In another exemplary embodiment, an apparatus for providing instructions to a destination that is revealed upon arrival at the destination is provided. The apparatus includes means for receiving indications of context associated with a user, means for determining a destination for the user based on the context and user information, means for providing for a presentation of guidance instructions to guide the user to the destination, and means for revealing the destination to the user only when the user is proximate to the destination.

Embodiments of the invention may provide a method, apparatus and computer program product for employment in devices to enhance user enjoyment of a mobile terminal. In this regard, embodiments may provide an interesting way to advertise services, shop or tour a city, find services, etc.

BRIEF DESCRIPTION OF THE SEVERAL VIEWS OF THE DRAWING(S)

Having thus described embodiments of the invention in general terms, reference will now be made to the accompanying drawings, which are not necessarily drawn to scale, and wherein:

FIG. 1 is a schematic block diagram of a mobile terminal according to an exemplary embodiment of the present invention;

FIG. 2 is a schematic block diagram of a wireless communications system according to an exemplary embodiment of the present invention;

FIG. 3 illustrates a block diagram of an apparatus for providing instructions to a destination that is revealed upon arrival at the destination according to an exemplary embodiment of the present invention;

FIG. 4 illustrates an example of a mobile terminal display and a corresponding visual indicator according to an exemplary embodiment of the present invention; and

FIG. 5 is a flowchart according to an exemplary method for providing instructions to a destination that is revealed upon arrival at the destination according to an exemplary embodiment of the present invention.

DETAILED DESCRIPTION

Embodiments of the present invention will now be described more fully hereinafter with reference to the accompanying drawings, in which some, but not all embodiments of the invention are shown. Indeed, the invention may be embodied in many different forms and should not be construed as limited to the embodiments set forth herein; rather, these embodiments are provided so that this disclosure will satisfy applicable legal requirements. Like reference numerals refer to like elements throughout.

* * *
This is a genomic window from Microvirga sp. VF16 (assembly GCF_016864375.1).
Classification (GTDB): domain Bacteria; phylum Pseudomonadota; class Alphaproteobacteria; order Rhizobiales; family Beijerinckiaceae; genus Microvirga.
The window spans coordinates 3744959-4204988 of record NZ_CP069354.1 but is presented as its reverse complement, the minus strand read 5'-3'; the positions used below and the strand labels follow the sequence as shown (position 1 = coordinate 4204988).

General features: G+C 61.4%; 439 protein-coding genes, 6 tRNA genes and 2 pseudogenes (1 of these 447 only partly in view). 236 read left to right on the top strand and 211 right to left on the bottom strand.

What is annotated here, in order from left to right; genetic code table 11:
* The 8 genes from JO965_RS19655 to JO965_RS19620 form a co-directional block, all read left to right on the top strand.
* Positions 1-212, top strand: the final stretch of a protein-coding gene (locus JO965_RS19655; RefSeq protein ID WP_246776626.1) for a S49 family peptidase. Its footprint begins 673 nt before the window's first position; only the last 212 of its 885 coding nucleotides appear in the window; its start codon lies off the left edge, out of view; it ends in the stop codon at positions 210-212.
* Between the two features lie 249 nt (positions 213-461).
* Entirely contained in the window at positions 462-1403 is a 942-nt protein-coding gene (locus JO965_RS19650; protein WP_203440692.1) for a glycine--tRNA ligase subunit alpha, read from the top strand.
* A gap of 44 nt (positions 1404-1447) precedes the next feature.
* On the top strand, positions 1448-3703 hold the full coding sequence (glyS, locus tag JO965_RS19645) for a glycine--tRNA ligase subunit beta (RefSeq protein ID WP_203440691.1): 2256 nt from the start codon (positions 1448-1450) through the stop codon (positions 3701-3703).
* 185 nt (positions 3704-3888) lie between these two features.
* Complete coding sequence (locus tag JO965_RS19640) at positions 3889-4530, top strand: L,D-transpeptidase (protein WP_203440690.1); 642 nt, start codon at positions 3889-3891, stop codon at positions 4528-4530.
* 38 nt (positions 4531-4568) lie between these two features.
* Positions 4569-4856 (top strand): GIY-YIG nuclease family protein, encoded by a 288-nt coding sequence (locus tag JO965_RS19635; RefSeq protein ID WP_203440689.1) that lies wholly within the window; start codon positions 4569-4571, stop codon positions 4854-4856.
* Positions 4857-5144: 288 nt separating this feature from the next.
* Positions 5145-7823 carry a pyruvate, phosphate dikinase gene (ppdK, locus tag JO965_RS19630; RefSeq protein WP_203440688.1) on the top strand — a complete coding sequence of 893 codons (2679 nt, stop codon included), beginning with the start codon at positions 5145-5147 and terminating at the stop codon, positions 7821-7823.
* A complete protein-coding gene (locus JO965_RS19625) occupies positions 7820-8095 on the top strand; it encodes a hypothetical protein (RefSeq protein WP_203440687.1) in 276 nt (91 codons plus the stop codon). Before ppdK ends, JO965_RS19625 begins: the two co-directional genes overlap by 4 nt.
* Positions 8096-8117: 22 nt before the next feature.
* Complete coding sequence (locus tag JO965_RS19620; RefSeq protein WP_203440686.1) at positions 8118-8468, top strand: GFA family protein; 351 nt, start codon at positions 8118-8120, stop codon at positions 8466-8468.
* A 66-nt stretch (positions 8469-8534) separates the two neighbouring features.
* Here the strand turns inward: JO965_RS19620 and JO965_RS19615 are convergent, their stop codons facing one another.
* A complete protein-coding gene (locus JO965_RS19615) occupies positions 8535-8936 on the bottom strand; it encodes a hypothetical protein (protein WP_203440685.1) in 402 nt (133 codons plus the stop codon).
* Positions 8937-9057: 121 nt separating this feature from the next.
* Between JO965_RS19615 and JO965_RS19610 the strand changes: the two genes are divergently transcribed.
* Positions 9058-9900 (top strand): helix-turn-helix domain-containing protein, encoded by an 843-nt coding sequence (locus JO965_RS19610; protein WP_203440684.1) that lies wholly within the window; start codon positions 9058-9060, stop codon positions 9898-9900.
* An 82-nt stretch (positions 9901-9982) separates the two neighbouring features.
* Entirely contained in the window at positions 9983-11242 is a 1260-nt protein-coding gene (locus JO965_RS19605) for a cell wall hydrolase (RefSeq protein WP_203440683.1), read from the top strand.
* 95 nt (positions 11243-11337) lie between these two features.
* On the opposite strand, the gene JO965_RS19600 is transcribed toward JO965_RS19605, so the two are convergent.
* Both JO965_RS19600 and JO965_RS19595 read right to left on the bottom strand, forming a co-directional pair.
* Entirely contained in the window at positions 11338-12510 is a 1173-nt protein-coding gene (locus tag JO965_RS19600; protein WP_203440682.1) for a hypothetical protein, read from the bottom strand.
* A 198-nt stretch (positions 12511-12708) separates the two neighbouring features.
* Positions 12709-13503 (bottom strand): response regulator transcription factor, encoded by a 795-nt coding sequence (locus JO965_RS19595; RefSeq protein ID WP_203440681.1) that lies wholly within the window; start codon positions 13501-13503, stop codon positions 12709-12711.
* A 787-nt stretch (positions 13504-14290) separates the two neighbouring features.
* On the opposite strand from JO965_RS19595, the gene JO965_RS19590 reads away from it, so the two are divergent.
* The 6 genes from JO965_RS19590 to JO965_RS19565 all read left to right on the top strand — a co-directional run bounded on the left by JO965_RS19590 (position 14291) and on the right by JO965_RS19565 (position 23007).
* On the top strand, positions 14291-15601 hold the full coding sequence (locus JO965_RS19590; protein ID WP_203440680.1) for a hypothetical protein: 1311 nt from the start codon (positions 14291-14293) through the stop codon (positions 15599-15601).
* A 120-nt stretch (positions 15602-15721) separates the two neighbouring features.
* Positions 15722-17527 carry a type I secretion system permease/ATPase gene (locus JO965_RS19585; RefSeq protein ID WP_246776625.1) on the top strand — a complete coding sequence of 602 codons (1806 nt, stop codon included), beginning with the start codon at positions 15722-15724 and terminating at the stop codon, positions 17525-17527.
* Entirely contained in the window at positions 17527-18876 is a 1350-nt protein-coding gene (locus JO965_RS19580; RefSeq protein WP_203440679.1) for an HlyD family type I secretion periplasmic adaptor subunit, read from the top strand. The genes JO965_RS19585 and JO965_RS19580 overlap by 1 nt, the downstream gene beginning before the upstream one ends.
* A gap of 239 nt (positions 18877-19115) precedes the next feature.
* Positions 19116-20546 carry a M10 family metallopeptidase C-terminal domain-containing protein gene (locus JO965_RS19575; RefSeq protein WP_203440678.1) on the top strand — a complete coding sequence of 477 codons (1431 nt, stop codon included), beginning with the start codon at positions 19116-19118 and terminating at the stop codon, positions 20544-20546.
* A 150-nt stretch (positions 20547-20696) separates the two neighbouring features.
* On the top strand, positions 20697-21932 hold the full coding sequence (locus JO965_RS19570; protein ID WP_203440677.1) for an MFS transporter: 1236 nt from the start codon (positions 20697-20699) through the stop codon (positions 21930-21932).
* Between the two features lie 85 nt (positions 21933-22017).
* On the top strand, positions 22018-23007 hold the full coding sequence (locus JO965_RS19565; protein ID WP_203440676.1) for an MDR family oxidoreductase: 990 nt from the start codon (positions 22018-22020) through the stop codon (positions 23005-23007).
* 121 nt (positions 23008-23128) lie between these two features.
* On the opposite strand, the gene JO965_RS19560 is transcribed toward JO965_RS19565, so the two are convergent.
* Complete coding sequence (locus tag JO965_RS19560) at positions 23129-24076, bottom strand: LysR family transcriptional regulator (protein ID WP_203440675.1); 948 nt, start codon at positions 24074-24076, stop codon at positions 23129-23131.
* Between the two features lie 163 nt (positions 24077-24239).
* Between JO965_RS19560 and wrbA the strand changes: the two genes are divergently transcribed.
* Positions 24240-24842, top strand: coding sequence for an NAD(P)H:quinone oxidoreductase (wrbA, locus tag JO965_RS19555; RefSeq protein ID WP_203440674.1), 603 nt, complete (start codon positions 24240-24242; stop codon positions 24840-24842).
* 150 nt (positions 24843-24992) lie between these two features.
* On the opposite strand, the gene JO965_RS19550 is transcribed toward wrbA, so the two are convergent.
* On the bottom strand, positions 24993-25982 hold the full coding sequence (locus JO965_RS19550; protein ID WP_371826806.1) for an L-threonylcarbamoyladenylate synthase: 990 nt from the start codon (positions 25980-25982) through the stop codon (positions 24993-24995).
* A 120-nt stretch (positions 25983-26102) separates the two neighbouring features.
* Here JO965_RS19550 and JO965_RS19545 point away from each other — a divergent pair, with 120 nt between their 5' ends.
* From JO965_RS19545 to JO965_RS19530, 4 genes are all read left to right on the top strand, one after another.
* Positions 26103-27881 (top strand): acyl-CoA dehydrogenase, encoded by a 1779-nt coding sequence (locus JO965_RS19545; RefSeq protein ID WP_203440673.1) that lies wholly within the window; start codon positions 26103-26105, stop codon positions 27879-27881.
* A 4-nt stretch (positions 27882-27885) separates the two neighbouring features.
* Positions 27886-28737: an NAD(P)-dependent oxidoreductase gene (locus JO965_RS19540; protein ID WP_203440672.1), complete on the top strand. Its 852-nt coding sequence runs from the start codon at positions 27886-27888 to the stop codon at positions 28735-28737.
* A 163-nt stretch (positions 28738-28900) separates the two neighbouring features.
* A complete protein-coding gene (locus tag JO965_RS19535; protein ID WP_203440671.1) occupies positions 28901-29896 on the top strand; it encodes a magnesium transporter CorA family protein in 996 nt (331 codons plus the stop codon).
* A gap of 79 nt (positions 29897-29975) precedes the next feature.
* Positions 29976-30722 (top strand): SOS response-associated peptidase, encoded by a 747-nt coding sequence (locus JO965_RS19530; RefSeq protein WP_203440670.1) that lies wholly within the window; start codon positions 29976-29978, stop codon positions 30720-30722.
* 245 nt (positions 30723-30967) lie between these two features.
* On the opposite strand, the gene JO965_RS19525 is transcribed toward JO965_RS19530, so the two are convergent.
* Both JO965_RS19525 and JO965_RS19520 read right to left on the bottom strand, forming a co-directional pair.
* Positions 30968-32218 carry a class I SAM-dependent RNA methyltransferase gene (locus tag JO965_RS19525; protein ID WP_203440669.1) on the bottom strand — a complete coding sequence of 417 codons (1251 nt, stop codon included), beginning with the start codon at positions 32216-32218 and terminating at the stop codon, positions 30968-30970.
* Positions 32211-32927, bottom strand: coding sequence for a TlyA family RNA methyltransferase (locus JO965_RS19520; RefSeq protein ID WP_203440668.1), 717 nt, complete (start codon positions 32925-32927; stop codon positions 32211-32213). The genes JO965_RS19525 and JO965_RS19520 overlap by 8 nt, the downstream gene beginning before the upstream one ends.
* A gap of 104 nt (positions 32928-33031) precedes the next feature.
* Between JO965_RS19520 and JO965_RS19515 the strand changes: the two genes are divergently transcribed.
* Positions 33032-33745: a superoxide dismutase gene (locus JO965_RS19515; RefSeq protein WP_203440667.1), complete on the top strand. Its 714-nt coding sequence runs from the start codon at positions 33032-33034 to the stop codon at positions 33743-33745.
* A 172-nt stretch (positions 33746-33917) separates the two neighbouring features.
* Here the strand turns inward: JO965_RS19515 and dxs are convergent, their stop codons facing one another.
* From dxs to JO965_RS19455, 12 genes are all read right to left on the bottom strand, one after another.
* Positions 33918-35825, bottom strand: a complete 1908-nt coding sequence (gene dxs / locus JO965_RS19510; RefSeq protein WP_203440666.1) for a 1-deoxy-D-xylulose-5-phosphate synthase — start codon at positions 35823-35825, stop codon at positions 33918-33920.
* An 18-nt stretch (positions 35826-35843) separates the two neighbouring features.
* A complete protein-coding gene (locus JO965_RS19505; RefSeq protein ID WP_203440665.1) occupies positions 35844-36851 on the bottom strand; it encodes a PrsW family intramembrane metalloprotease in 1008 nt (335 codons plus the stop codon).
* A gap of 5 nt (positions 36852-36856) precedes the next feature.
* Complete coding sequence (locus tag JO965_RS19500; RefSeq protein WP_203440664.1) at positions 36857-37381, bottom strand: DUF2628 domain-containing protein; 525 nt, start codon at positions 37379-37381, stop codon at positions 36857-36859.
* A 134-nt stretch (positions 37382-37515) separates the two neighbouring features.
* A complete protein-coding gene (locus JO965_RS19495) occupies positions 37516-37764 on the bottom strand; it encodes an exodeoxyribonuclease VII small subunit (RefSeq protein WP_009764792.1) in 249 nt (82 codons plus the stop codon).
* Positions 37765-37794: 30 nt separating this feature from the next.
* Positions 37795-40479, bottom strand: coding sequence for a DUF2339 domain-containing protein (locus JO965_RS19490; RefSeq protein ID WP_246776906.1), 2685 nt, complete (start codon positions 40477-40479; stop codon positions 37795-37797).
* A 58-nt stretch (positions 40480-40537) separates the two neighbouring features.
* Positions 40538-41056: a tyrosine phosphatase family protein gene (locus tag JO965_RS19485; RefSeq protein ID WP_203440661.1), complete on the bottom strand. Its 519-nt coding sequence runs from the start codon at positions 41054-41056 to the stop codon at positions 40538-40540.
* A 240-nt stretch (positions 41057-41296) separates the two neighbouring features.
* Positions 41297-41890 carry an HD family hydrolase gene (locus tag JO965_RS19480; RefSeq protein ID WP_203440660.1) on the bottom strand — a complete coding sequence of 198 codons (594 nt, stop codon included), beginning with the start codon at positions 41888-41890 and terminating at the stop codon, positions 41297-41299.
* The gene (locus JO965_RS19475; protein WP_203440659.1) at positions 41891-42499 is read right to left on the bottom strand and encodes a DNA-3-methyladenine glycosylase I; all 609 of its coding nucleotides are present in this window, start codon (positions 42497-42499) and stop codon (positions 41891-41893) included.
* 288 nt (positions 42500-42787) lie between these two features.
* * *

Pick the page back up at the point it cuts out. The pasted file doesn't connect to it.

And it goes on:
Embodiments of the present invention provide, as indicated above, a mechanism by which context information associated with a particular user and the particular user's preferences, activity, profile and/or the like may be used to determine a destination for the particular user. Context is generally defined as any information that can be used to characterize the situation of an entity. An entity may be a person, place or object (e.g., the user or the user's mobile terminal) that is considered relevant to an interaction between a user and an application, including the user and the application themselves. Accordingly, a system may be considered context aware if the system uses context information to provide relevant information and/or services to the user such as where relevancy depends on the user's task.

Context may be determined, for example, based on a determination of various context parameters. Embodiments of the present invention will be described below in connection with numerous ways that context parameters may be determined. Moreover, examples of devices and applications that may determine particular context parameters will be described below. For example, a robust system for determining context parameters using visual search techniques is described below. However, it should be understood that embodiments of the present invention may be practiced in connection with much less robust systems for determining context parameters than that which will be described below. In this regard, although visual search techniques may be used in one embodiment for determining at least some context parameters, it is not necessarily required that visual search be practiced in the manner described below in order to determine context parameters for all embodiments of the present invention. Accordingly, other mechanisms for determining context may be used in addition to or instead of visual search techniques. As such, it should be appreciated that some of the devices described below may be omitted in certain embodiments.